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When Radiology Meets Archeology: The Unveiling of Nefertiti

CT Imaging Reveals Hidden Secrets of Egyptian Sculpture
 
The Egyptian Queen Nefertiti is nearly as legendary as Cleopatra.   As a female pharaoh, Nefertiti co-ruled Egypt between 1379 and 1358 BC. Her name literally means "a beautiful woman has arrived."
 
Using CT imaging to study the antique bust of Nefertiti currently on display at the New Museum in Berlin, researchers have discerned a delicately carved face in its core, per a study published in the April 2009 issue of Radiology (http://radiology.rsnajnls.org).
 
"We acquired a lot of information on how the bust was manufactured more than 3,300 years ago by the royal sculptor," said the study's lead author Alexander Huppertz, M.D., director of the Imaging Science Institute in Berlin, Germany. "We learned that the sculpture has two slightly different faces, and we derived from interpretation of the CT images how to prevent damage of this extremely precious art object."
 
Considered one of the greatest treasures of ancient Egypt, the bust of Nefertiti was discovered in 1912, during excavation of the studio of famous royal sculptor Thutmose.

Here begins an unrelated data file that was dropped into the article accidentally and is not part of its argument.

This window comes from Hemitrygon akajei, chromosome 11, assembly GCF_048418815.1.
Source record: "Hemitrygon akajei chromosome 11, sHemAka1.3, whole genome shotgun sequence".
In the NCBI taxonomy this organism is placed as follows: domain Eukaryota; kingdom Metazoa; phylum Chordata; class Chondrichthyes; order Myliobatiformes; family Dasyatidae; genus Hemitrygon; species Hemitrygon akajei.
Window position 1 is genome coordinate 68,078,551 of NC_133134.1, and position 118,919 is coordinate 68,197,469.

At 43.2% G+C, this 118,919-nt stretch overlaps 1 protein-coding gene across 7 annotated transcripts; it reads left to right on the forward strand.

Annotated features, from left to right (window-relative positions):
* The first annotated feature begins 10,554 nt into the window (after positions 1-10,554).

Covered in layers of stucco of varying thickness, the Nefertiti bust has a limestone core.  The bust was studied with CT in 1992, but recent advances in CT allowed the researchers to analyze the statue with better resolution. Dr. Huppertz and colleagues used a 64-section spiral CT technique with sub-millimeter section thickness to inspect the bust and provide a 3-D surface reformation of the inner limestone sculpture.
 
A multi-step process must have been used by the royal sculptor to create the bust.  The imaging shows that a stucco layer on the face and ears is very thin, but the back of the reconstructed crown contains two thick stucco layers.
 
Even Queens Can Use Retouching
 
The inner limestone face was delicately chiseled and extraordinarily symmetric.  In contrast to the outer stucco face, the inner face displayed some discrepancies: less depth in the corners of the eyelids, creases around the corner of the mouth and cheeks, less prominent cheekbones, and a slight bump on the ridge of the nose.
 
Thin-section CT was able to provide detailed imagery of the inner construction and showed the limestone core to be not just a cast, but a skillfully rendered work of art.  Touching up the creases in the corners of the mouth and smoothing the bump on the nose on the outer face may have been the artist's choice and a sign of the aesthetic ideals of that period.
 
CT findings also may be important in thwarting future damage to the antiquity. Hidden fractures in the shoulders, lower surface of the bust, and rear of the crown indicate fragile areas requiring very careful handling.
 
Radiologists have long appreciated CT imaging for its use in science, but now can develop its use in art as well.

By Adam Herschkowitz
Get Radiology Jobs, Contributing Editor
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